Methods and results: In paper I (the SHE-study), a community-based sample of 400 women were investigated with polysomnography and questions on sleep quality, daytime- and nasal symptoms. Women with nasal obstruction at night (n=30) had significantly higher prevalence of several night time symptoms and excessive daytime sleepiness (EDS), but the polysomnography was normal.

    In paper II (the GA2LEN study, n= 26, 647) and paper III (RHINE II and RHINE III studies, n= 5, 145) questionnaires on sleep quality, daytime- and nasal symptoms were used, and CRS was defined according to the epidemiological diagnostic criteria of the European Position Paper of Rhinosinusitis and Nasal Polyps (EPOS). In paper II, sleep problems were highly prevalent in CRS, and there was a dose-response relationship between the disease severity of CRS and sleep problems. The addition of persistent allergic rhinitis to CRS further increased the risk of sleep problems.

    In paper III, 2.7% of individuals without nasal symptoms at baseline had developed CRS at follow-up 10 years later. Strong associations between incident CRS and impaired sleep quality and EDS were found. Three insomnia symptoms at baseline increased the risk for CRS at follow-up.

    In paper IV, 197 OSA patients initiating CPAP treatment were investigated before starting CPAP and at the follow-up 3-4 weeks later. SNOT-22 scores were generally high among all OSA patients indicating a large sinonasal disease burden, and improved among those with CPAP adherence ≥ 4 hours/night. A low PNIF value increased the risk for poor CPAP adherence.

    Conclusions: Subjective nasal obstruction at night impairs subjective sleep quality in women, but does not affect objective sleep quality. CRS impairs subjective sleep quality, and insomnia symptoms may be a risk factor for CRS. SNOT-22 and PNIF may be useful tools in the treatment of OSA patients.

  • Predictors of Alcohol Misuse : Role of MAOA Genotype, Methylation, Transcription, and Negative and Positive Environmental factors Author: Megha Bendre Link: http://urn.kb.se/resolve?urn=urn:nbn:se:uu:diva-393306 Publication date: 2019-11-06 08:56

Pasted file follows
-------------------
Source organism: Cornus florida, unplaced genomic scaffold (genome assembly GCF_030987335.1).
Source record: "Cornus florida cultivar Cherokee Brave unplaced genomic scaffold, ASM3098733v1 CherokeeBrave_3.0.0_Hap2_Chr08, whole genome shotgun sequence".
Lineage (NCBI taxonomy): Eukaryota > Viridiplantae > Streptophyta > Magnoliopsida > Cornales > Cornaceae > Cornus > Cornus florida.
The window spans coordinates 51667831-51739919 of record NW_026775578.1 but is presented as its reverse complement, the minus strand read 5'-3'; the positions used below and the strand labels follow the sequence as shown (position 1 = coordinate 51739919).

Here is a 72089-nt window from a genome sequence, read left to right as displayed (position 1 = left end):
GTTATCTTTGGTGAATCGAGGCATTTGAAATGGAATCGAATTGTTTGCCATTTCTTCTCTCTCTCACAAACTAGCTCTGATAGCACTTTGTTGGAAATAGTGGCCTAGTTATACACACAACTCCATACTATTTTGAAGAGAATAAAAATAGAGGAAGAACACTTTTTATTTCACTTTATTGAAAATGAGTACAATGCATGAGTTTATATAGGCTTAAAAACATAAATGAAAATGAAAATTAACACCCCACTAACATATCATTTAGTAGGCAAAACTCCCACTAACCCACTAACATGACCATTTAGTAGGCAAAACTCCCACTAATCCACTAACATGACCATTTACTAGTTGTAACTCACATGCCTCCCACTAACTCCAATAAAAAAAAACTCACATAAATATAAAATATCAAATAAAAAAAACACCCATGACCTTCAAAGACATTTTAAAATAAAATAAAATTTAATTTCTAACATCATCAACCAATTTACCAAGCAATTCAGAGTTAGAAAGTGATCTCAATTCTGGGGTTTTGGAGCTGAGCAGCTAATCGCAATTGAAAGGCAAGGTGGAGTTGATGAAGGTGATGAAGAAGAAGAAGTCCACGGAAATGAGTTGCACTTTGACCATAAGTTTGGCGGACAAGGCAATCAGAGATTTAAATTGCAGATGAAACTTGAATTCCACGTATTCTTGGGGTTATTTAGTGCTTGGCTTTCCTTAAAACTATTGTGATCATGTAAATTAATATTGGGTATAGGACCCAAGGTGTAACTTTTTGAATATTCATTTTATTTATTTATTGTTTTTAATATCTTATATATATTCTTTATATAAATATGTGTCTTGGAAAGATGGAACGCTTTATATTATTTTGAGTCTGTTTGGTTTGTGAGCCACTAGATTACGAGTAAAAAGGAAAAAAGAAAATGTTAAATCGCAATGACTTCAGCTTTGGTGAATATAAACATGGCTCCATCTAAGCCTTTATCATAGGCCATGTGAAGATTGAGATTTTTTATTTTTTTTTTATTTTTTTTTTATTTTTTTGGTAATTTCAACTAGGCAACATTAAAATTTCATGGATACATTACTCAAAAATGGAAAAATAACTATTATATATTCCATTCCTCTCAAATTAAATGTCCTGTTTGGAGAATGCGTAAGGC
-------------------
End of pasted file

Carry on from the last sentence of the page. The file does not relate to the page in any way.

Alcohol misuse is a risk factor for alcohol use disorder (AUD). Gene-environment interactions contribute to the risk or resilience for AUD. A functional polymorphism in the promoter of the monoamine oxidase A gene (MAOA-uVNTR), in interaction with negative environment (Eneg), is associated with alcohol misuse and AUD. Men carrying short (MAOA-S), and women carrying long (MAOA-L), MAOA-uVNTR alleles who experienced maltreatment or poor parent-child relationships are at increased susceptibility to alcohol misuse and AUD. This thesis assessed whether the association of MAOAxEneg with the risk of AUD is moderated by MAOA methylation or positive environment and whether MAOA methylation-associated changes in MAOA expression in the stress- and reward-related brain regions is an underlying mechanism.

    The thesis reveals that the association of MAOAxEneg with alcohol misuse is moderated by MAOA methylation in men, but not in women. In the clinical sample, men carrying MAOA-S allele who experienced maltreatment and had low MAOA methylation displayed higher alcohol-related problems than those without maltreatment or MAOA-L carriers with and without maltreatment. Furthermore, the quality of the parent–child relationship moderated the association of MAOAxEneg with alcohol misuse in a sex- and AUD stage-dependent manner. In the non-clinical sample of adolescents, girls carrying MAOA-L allele who experienced maltreatment and poor parent–child relationship displayed higher alcohol consumption, whereas those with average or good parent–child relationship had lower alcohol consumption. In the clinical sample of adolescents, however, no such association was observed. These results suggest that a good parent–child relationship protects MAOA susceptibility genotype carriers exposed to maltreatment during the early stages of alcohol use. The preclinical studies revealed that the male rats exposed to Eneg and alcohol had higher CpG-specific Maoa promoter methylation, which was associated with lower Maoa expression in the nucleus accumbens than the control rats. Thus, MAOA methylation-associated changes in MAOA expression in the nucleus accumbens might mediate the effect of environment on alcohol use.

    The thesis contributes to the understanding of biological mechanisms underlying MAOAxEnvironment effect and the critical role of MAOA methylation and positive environment in moderating risk and resilience for AUD. Also, the identification of subgroups may benefit from personalised interventions for AUD.